and government?

To be an artist has always been a daring act and a future of  
impoverished hell. It has always been looked down upon until or unless  
you achieve fame for your art. Artist usually tend to lean towards the  
side of interesting characters, someone daring, someone expressive of  
ideas and opinions, someone sending a message. Their approach when  
successful is usually one of great surprise and inventive nature.  
These artist are often ridiculed at first and later praised for their  
daring ability to take on a challenge when all are against them.  
Typically guerrilla artist have been viewed as punks spray painting on  
the sides of buildings, but this goes far beyond simple vandalism.  
There is a culture, a revolution and a style of guerrilla art that is  
comparable to a peaceful protest utilizing guerrilla tactics.

Banksy a graffiti and guerrilla artist from the UK has delivered some  
of the best examples of well engineered guerrilla art. His art is  
legendary, from dodging Israeli soldiers to paint beautiful scenes on  
the 'security' wall in Palestine. To placing a parking boot on a  
sculpture in a central square in London. He has placed multiple pieces  
of modern remakes of art like Early Man goes to Market, and The  
British Pensioner in the Hat and Coat, in london Museums where they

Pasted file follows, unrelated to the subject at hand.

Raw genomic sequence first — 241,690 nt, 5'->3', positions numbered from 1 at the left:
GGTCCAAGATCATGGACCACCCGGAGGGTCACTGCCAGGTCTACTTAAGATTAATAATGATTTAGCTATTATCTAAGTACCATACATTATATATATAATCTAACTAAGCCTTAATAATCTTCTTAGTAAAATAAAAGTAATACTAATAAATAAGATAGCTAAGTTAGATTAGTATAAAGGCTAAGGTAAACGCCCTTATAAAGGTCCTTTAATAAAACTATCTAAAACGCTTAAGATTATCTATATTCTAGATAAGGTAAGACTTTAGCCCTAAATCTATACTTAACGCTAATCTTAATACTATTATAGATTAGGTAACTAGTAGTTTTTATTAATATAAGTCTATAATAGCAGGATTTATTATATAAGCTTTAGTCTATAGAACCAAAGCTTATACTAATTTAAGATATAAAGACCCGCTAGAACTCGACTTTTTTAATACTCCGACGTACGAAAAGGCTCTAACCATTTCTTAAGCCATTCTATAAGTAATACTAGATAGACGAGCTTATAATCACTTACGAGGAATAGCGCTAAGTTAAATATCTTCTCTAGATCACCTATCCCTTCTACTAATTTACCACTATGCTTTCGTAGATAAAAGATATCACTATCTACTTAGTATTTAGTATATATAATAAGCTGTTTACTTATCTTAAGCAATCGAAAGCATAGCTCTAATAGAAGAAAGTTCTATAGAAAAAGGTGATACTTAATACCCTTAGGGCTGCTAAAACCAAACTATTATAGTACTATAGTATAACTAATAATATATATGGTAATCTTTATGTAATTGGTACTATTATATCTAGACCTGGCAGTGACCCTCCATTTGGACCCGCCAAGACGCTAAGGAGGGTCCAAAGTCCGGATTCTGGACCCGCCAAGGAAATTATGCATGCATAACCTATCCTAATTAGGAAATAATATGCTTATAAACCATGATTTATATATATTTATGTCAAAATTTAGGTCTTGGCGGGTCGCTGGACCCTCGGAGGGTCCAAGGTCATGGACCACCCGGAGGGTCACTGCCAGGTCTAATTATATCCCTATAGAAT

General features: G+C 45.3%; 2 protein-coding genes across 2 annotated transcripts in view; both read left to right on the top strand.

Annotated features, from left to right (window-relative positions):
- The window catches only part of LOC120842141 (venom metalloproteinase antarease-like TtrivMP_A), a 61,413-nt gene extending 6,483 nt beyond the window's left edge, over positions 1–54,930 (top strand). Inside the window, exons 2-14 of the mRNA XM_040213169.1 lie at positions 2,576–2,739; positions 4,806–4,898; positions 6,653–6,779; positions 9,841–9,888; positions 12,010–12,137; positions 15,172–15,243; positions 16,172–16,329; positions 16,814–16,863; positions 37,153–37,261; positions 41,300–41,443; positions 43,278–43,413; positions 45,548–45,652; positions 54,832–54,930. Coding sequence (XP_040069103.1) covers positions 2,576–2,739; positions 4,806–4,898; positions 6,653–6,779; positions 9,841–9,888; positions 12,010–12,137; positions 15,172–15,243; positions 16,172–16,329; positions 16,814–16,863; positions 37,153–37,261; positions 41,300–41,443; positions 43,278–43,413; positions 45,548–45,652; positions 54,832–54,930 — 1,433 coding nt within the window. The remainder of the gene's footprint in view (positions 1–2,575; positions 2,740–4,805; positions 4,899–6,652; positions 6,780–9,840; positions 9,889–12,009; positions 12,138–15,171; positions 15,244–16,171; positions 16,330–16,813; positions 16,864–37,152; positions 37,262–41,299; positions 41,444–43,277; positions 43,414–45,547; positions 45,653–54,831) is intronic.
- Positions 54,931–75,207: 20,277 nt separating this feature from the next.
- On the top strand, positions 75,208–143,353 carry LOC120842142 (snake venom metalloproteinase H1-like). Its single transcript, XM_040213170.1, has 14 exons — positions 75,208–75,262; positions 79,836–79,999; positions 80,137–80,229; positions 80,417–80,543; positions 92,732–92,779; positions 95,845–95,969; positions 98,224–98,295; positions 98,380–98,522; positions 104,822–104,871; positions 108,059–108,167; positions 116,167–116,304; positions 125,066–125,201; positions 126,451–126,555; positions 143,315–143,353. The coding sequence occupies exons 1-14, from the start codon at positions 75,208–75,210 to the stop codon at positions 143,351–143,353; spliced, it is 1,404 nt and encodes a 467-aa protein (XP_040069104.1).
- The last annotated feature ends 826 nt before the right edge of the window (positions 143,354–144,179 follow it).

were not discovered for days even weeks. What a brilliant mind, how  
better to get into the museum, than to put your work there, yourself,  
video tape it and then wait for it to get discovered. But his  
guerrilla art is not just self promoting, he is making political  
statements by painting on the security wall in Palestine, and by  
placing the parking boot on the historical statue in a central  
location of London.

Mode 2 one of the most recognized graffiti artist in the Uk. Known for  
his unmistakable style  and technique of sketchy fill-in with detailed  
backgrounds and scenes. His work is more like paintings, yet his  
technique is definitely that of a graffiti artist. His work can be  
found around the streets of London and his commissioned work can be  
found on some large Billboards. He is considered a guerrilla artist  
because of his guerrilla like tactics of graffiti art. The simple fact  
that most of it is illegal painting on private property, makes it  
illegal. Although his work is relevant as a guerilla artist, this  
trend of guerrilla tactics has grown and become a popular way for